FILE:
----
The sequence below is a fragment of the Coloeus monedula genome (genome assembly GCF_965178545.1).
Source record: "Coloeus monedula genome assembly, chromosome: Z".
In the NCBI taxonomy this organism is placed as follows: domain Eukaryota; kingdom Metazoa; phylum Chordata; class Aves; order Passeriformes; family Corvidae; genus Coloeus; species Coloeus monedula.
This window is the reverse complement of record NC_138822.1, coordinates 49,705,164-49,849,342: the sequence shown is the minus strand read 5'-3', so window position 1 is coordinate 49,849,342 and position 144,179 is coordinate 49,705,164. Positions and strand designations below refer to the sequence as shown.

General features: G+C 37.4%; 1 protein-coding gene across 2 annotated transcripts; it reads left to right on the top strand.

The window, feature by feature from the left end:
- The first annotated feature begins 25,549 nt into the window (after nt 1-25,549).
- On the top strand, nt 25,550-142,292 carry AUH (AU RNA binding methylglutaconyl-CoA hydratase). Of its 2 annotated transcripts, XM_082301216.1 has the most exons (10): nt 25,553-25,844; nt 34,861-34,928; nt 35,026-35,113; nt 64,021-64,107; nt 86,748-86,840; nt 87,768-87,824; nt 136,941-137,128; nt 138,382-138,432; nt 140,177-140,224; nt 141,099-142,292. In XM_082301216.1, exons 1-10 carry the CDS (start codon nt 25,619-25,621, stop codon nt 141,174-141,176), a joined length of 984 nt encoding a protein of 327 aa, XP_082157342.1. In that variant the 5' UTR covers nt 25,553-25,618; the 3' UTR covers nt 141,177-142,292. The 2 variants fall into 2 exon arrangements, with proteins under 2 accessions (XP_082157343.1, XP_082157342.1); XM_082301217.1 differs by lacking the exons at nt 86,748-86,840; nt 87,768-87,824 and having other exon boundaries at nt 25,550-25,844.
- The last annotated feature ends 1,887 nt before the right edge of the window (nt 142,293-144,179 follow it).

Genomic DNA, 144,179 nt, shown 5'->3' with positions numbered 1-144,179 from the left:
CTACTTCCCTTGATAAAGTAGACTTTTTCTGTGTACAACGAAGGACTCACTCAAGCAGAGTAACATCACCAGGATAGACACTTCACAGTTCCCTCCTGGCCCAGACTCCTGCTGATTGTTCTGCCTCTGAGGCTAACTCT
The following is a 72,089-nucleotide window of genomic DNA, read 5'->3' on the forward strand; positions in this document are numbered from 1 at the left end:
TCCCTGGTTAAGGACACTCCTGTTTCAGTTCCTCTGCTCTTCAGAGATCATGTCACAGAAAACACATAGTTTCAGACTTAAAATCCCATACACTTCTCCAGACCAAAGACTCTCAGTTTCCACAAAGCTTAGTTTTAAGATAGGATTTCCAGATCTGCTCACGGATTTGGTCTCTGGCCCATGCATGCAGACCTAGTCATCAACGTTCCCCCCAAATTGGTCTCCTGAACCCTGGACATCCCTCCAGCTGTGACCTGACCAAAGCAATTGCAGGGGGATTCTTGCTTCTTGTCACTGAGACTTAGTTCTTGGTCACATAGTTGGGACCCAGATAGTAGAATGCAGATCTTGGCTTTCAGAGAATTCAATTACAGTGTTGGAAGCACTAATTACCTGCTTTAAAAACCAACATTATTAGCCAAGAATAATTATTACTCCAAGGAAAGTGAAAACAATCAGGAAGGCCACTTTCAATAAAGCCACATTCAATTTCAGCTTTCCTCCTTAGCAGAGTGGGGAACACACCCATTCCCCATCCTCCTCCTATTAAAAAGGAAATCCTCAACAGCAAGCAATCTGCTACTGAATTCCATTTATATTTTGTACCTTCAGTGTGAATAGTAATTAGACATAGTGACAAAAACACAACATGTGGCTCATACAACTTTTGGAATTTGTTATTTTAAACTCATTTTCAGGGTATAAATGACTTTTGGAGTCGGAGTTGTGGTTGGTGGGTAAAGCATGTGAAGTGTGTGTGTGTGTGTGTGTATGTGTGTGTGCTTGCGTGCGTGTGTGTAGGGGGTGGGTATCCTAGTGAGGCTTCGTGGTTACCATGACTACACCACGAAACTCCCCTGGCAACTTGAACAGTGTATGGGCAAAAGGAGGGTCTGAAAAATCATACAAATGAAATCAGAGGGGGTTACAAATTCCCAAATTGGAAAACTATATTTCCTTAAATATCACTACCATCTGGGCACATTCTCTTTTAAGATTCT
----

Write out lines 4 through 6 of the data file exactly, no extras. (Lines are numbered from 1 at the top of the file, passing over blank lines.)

This window is the reverse complement of record NC_138822.1, coordinates 49,705,164-49,849,342: the sequence shown is the minus strand read 5'-3', so window position 1 is coordinate 49,849,342 and position 144,179 is coordinate 49,705,164. Positions and strand designations below refer to the sequence as shown.

General features: G+C 37.4%; 1 protein-coding gene across 2 annotated transcripts; it reads left to right on the top strand.

The window, feature by feature from the left end: